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Hoffmann, R. A wiki for the life sciences where authorship matters. Nature Genetics (2008)

Immune interactions at the maternal-fetal interface.

Models of murine allogeneic pregnancy have established that maternal T cells recognize fetal alloantigens and are normally suppressed or deleted. While the precise cellular interactions and mechanisms involved in maternal lymphocyte tolerance are not yet clear, the identity of some of the critical factors are beginning to be uncovered. Signals that have been shown in mice to have an obligatory role in immunological survival of the semiallogeneic fetus include, but are probably not limited to, indoleamine-2,3-dioxygenase and the newly discovered B7 family protein, B7-H1. Whether these proteins have intersecting functions is unknown, but it is possible that both are involved in the control of maternal T regulatory cells, which are also strictly required for successful allogeneic pregnancy in mice. Additional factors that are involved include trophoblast and/or maternally derived FasL, and in humans, class Ib HLA molecules. The potency of these mechanisms in protecting the fetal allograft is underscored by the scarcity of knockout and transgenic models in which pregnancy is immunologically compromised. Here, the current understanding of mechanisms of specific suppression of maternal lymphocytes is reviewed.[1]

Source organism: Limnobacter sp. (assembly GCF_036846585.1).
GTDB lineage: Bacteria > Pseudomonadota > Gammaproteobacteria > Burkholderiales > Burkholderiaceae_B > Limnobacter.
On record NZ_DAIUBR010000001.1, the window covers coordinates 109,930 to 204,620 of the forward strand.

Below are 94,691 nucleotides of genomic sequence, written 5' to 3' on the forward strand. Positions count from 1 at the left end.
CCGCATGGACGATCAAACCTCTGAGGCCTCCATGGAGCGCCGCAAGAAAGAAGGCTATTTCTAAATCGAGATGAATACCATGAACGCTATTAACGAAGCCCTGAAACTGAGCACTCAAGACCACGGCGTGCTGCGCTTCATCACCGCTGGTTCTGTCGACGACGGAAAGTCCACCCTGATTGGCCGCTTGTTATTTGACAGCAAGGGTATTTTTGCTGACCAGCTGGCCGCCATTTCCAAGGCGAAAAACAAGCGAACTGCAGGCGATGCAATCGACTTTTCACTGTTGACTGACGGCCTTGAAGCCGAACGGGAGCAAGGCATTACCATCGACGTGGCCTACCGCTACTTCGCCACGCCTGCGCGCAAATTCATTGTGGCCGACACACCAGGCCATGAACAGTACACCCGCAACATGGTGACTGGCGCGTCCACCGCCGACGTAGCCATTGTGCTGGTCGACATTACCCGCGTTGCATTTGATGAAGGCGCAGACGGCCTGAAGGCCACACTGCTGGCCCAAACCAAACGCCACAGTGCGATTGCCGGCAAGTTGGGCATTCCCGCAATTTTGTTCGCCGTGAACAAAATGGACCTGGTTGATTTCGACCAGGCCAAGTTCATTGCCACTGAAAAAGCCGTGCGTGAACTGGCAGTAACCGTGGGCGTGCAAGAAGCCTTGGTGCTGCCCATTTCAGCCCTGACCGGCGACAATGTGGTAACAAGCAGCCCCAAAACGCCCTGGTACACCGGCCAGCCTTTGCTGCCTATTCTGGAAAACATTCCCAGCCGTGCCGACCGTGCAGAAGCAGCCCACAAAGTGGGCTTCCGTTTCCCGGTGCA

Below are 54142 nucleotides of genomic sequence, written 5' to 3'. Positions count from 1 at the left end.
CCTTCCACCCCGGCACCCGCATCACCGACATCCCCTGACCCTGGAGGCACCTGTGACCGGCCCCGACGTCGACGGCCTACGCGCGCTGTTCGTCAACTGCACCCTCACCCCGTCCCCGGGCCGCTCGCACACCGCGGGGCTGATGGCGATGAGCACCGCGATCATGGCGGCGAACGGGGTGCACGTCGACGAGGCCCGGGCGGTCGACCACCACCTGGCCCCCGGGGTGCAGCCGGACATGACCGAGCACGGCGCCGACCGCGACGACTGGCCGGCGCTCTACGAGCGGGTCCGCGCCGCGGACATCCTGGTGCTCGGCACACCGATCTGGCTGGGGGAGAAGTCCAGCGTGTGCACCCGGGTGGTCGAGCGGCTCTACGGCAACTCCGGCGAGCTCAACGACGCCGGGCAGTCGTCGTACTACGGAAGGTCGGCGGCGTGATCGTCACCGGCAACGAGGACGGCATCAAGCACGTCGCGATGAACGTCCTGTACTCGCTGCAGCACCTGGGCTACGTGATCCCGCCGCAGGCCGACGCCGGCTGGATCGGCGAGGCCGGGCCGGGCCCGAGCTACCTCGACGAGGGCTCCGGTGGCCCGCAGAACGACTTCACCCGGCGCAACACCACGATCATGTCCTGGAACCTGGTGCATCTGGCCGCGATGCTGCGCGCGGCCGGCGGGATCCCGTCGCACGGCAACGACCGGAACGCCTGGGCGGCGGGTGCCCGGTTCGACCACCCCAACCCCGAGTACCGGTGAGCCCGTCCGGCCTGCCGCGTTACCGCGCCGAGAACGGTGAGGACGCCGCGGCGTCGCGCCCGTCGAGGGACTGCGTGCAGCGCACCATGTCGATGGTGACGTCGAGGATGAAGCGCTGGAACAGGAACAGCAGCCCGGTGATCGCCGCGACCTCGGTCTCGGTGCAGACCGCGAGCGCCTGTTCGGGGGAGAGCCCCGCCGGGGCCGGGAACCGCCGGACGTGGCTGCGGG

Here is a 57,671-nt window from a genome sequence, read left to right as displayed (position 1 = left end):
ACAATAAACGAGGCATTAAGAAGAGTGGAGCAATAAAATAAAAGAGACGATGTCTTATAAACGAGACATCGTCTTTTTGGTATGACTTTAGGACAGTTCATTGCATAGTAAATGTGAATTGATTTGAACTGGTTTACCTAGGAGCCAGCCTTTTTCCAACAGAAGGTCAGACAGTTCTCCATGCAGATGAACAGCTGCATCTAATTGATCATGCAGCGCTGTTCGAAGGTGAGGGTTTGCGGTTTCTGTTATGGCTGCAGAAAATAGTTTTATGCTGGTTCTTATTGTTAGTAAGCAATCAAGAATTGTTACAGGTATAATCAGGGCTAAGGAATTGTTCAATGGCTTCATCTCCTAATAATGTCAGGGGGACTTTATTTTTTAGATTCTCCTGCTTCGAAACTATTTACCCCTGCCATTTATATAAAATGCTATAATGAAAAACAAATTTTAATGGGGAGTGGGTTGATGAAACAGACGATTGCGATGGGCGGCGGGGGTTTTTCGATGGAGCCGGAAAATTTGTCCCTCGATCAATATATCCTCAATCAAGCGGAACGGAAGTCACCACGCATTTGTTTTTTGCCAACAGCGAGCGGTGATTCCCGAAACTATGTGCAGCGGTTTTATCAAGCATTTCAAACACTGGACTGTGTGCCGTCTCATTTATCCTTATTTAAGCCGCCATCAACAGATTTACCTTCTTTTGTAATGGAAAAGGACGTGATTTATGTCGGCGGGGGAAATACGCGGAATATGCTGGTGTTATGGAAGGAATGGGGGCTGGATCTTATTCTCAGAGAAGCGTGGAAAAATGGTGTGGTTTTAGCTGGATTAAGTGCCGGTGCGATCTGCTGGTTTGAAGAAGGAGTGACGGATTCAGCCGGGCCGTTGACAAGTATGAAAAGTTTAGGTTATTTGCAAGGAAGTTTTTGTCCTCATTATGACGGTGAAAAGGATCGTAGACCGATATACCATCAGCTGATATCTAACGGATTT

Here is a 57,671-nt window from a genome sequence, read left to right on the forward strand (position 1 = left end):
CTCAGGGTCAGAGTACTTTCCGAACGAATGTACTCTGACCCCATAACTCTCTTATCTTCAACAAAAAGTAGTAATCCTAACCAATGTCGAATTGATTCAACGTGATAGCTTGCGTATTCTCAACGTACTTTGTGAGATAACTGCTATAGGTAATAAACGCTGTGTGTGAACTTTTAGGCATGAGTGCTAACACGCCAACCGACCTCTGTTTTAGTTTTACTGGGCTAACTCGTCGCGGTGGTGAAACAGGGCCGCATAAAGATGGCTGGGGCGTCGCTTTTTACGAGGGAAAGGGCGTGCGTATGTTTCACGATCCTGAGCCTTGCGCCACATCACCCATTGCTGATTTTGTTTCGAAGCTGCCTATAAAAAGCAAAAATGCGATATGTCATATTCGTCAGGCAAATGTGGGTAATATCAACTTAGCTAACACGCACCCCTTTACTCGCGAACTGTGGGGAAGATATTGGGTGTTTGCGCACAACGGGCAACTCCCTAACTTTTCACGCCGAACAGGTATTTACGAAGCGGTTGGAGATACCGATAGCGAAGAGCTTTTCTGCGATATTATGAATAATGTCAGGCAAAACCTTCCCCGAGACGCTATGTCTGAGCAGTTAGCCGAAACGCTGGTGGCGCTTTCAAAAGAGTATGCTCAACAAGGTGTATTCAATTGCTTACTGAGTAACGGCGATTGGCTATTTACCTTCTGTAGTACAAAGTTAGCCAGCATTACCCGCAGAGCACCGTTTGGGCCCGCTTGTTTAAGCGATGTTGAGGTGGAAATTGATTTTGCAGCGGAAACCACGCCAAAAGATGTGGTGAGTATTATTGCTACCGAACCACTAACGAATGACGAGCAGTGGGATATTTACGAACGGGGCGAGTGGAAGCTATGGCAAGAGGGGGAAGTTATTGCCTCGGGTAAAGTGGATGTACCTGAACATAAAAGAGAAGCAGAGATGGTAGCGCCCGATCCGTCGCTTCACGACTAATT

1. Immune interactions at the maternal-fetal interface. Petroff, M.G. J. Reprod. Immunol. (2005) [Pubmed]
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